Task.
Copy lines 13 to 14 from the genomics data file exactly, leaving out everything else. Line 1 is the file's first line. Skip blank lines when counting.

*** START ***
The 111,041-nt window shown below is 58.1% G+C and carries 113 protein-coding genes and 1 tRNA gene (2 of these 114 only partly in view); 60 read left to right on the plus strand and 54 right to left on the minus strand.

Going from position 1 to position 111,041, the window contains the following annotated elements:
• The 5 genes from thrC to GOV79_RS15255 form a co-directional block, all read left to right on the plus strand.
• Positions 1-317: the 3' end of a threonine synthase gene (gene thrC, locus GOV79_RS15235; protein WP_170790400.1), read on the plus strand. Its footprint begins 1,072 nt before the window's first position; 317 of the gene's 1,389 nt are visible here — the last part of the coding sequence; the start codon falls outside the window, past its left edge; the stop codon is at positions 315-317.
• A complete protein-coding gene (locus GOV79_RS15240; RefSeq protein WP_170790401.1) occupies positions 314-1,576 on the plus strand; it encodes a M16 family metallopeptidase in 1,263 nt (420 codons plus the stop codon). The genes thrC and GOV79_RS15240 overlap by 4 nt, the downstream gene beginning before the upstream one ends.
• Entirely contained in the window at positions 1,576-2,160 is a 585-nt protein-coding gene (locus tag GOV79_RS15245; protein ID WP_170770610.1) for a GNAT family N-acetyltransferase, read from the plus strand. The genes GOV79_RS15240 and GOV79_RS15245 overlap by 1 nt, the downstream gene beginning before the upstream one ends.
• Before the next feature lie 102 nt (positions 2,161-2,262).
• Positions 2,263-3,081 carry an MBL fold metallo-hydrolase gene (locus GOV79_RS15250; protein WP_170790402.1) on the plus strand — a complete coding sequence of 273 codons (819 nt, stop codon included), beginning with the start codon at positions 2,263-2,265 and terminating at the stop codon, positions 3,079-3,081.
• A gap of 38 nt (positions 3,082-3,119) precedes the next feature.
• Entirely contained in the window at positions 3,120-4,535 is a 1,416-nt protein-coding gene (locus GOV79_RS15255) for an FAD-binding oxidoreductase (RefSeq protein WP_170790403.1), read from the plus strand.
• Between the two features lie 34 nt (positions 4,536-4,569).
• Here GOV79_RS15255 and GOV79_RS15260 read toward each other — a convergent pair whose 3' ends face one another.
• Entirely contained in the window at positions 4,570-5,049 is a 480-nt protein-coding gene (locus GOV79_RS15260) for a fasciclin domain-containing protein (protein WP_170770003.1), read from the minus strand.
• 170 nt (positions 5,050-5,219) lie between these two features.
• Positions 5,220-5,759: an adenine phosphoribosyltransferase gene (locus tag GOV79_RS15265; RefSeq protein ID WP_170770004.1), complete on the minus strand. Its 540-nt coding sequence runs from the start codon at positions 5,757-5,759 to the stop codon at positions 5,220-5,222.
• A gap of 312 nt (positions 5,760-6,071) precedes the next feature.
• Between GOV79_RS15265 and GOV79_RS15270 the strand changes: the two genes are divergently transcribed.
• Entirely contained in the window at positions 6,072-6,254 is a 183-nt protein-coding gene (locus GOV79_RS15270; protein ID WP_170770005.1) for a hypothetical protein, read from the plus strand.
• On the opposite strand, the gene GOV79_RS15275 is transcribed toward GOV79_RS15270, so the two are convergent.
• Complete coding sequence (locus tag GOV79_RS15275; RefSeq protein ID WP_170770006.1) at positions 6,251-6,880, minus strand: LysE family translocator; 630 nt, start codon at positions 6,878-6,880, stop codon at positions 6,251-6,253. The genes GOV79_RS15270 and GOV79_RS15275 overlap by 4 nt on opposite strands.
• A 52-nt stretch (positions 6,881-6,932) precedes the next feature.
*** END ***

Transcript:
• Entirely contained in the window at positions 4,570-5,049 is a 480-nt protein-coding gene (locus GOV79_RS15260) for a fasciclin domain-containing protein (protein WP_170770003.1), read from the minus strand.
• 170 nt (positions 5,050-5,219) lie between these two features.